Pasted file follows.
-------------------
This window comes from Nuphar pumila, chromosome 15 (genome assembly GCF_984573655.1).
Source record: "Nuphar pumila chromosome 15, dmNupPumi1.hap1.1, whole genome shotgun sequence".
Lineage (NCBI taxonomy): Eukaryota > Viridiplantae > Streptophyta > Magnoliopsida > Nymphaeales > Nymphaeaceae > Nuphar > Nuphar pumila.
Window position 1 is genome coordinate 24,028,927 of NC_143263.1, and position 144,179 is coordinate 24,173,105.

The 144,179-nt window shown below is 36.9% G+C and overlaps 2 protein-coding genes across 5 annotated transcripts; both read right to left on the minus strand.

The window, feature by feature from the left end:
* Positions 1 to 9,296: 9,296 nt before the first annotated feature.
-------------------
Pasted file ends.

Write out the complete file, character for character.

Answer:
This window comes from Nuphar pumila, chromosome 15 (genome assembly GCF_984573655.1).
Source record: "Nuphar pumila chromosome 15, dmNupPumi1.hap1.1, whole genome shotgun sequence".
Lineage (NCBI taxonomy): Eukaryota > Viridiplantae > Streptophyta > Magnoliopsida > Nymphaeales > Nymphaeaceae > Nuphar > Nuphar pumila.
Window position 1 is genome coordinate 24,028,927 of NC_143263.1, and position 144,179 is coordinate 24,173,105.

The 144,179-nt window shown below is 36.9% G+C and overlaps 2 protein-coding genes across 5 annotated transcripts; both read right to left on the minus strand.

The window, feature by feature from the left end:
* Positions 1 to 9,296: 9,296 nt before the first annotated feature.